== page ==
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Turns of the century

High-tech turntables celebrate vinyl’s comeback

LOVE turntable Handout

Turns of the century
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In the 1990s, the conventional wisdom was that vinyl records were dead. Analog was out and digital was in. With the compact disc becoming the standard for digital audio, many baby boomers got rid of their record players and embraced the new format. In the early 2000s, their kids—the millennials—gradually ditched CDs in favor of downloadable and streamed digital music.

As the saying goes, “Everything old is new again.” Vinyl records are coming back in a big way. Vinyl LP sales have increased for 11 consecutive years, according to Nielsen, with 13 million records sold in 2016. In response, audio manufacturers have churned out updated versions of the traditional turntable. But a couple of innovative startups offer unique twists on the venerable record player.

Calling itself “the world’s first intelligent turntable,” the LOVE turntable’s table doesn’t even turn. Lay a record on the stationary disc-shaped platter and then place the LOVE unit on top. LOVE spins counterclockwise atop the record, supported by a foot pad that rests on the record label. The device’s cartridge and stylus travel gently outward as the unit rotates, capturing a rich analog signal complete with the familiar crackles and pops. Users control the LOVE turntable either by tapping the unit or using a smartphone app.

Wheel by Miniot

Wheel by Miniot Handout

The Wheel by Miniot, a family business based in the Netherlands, turns the tables on the conventional record player design by placing the tonearm and cartridge inside the platter and playing the underside of the record. A center stick controls the unit, turning it on and off, activating track selection, and controlling volume. Miniot claims users can even hang the Wheel vertically on a wall—turning your record player into a piece of art.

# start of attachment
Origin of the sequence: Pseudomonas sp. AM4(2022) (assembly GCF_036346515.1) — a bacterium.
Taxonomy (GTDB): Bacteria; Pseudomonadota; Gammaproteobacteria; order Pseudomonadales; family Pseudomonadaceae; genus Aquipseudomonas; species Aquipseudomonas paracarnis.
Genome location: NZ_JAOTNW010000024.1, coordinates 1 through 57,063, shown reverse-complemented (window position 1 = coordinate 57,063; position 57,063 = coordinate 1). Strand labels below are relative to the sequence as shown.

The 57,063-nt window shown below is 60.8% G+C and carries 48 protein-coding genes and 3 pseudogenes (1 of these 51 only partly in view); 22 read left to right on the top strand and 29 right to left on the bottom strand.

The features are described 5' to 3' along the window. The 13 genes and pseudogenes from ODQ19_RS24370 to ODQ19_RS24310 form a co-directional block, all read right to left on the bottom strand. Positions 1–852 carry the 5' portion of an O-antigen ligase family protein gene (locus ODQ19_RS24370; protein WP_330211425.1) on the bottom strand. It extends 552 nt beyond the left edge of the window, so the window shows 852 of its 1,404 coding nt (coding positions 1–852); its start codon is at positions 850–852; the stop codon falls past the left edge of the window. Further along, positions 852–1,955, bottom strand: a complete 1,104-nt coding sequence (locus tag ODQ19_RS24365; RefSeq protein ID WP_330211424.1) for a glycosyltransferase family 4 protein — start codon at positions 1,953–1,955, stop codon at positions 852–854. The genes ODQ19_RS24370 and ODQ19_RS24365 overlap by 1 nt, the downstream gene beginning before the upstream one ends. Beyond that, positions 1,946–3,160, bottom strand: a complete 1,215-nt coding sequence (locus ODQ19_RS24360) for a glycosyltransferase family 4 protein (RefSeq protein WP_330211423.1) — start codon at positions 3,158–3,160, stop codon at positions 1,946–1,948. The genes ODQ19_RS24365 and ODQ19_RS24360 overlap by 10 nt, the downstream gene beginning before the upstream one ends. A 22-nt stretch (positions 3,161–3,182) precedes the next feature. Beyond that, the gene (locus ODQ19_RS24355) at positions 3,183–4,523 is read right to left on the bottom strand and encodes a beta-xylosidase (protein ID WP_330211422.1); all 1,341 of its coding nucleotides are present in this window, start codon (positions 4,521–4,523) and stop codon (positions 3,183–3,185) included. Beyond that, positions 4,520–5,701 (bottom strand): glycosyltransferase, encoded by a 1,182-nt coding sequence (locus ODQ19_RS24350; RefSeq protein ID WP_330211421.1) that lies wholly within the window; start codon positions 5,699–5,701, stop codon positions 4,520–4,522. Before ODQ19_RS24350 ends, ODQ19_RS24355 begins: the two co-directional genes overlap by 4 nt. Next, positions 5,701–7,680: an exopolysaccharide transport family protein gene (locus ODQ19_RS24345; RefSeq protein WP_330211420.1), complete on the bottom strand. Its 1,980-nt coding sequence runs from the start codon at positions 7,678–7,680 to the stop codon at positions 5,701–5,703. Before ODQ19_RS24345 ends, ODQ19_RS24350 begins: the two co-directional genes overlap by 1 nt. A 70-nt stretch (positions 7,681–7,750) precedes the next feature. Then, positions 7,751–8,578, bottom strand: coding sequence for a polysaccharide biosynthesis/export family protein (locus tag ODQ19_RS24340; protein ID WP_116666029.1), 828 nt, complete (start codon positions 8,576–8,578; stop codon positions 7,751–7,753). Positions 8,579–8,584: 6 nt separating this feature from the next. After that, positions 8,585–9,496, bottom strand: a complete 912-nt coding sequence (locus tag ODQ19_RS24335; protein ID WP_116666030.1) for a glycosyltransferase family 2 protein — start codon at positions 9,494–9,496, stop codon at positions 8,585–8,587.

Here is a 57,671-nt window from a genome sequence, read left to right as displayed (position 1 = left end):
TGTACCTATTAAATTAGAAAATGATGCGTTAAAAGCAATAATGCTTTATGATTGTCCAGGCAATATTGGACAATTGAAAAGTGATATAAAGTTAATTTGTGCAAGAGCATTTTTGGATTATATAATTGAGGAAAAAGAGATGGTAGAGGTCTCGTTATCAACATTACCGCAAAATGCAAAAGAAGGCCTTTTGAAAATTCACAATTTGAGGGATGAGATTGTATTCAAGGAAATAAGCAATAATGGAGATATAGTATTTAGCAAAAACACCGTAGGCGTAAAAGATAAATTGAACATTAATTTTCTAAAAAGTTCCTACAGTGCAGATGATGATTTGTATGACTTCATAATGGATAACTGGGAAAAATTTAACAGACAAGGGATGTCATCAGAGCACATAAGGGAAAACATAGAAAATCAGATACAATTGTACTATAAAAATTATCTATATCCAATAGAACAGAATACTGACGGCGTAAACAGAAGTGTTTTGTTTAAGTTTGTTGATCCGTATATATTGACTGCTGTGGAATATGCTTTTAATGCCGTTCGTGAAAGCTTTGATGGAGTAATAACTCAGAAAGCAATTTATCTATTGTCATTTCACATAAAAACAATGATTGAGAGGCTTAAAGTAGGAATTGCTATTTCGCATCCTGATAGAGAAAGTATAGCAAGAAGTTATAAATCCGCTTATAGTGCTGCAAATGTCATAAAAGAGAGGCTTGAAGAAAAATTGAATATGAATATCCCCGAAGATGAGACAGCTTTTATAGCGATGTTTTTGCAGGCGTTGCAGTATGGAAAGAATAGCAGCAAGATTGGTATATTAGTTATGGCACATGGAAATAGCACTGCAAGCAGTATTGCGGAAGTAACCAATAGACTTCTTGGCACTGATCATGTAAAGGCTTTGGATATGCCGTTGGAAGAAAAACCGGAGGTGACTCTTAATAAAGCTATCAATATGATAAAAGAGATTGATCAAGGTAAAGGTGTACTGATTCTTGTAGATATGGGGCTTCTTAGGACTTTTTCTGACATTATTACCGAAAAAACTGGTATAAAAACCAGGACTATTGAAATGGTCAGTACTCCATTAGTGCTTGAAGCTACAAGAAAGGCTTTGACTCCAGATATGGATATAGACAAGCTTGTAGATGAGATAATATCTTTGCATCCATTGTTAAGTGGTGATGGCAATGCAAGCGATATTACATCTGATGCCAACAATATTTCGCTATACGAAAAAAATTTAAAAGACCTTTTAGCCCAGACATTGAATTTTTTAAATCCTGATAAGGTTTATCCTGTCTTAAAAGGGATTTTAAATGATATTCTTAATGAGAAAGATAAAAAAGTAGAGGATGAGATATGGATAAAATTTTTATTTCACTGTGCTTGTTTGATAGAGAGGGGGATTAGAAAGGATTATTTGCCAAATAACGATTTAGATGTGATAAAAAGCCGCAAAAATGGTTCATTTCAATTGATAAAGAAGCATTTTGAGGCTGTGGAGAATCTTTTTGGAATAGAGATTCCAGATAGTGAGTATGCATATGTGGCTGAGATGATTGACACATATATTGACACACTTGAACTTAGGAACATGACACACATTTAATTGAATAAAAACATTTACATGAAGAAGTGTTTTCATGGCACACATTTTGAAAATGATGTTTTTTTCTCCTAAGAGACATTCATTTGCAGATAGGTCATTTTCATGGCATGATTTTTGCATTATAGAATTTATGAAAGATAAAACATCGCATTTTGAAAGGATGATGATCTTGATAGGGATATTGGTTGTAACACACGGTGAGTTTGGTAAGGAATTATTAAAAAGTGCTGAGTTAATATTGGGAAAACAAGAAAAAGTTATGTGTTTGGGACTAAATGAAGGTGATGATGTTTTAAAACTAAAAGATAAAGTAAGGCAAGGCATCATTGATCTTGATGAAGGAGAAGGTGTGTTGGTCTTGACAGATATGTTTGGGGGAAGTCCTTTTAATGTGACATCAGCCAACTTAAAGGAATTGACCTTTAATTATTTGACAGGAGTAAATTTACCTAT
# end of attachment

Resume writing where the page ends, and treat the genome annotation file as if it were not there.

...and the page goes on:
Both high-tech turntables have far surpassed their Kickstarter crowdfunding goals. Kickstarter backers can get a LOVE turntable later this year by pledging at least $329 or Miniot’s Wheel by pledging at least 568 euros (about $600).

Of course, you could get a conventional turntable for your cherished vinyl LPs for around $100. But then, you couldn’t claim to be riding the cutting edge of the new vinyl revolution.

Typing by brain

Researchers at Stanford University have demonstrated a next-generation brain-computer interface that enables people with paralysis to type using brain control faster and with more accuracy than previous efforts.

Wheel by Miniot

Wheel by Miniot Handout

The three study participants—two with ALS, or Lou Gehrig’s disease, and one paralyzed by a spinal cord injury—each had a tiny silicon chip surgically implanted inside the brain with electrode arrays recording signals from the motor cortex, which controls muscle movement. Those signals traveled through a cable to a computer that translated them into commands guiding a cursor on an on-screen keyboard.

With minimal training, the participants were able to type accurately at speeds as fast as eight words per minute.

“This study reports the highest speed and accuracy, by a factor of three, over what’s been shown before,” study co-author Krishna Shenoy, a professor of electrical engineering at Stanford, told the school’s news service. “We’re approaching the speed at which you can type text on your cell phone.”

The system, called BrainGate, is still in the developmental stages, but the Stanford researchers believe this point-and-click approach could eventually be applied to smartphones and tablets and that in five to 10 years, fully implanted wireless brain-computer interfaces could be used without caregiver assistance.

Michael Cochrane Michael is a World Journalism Institute graduate and a former WORLD correspondent.


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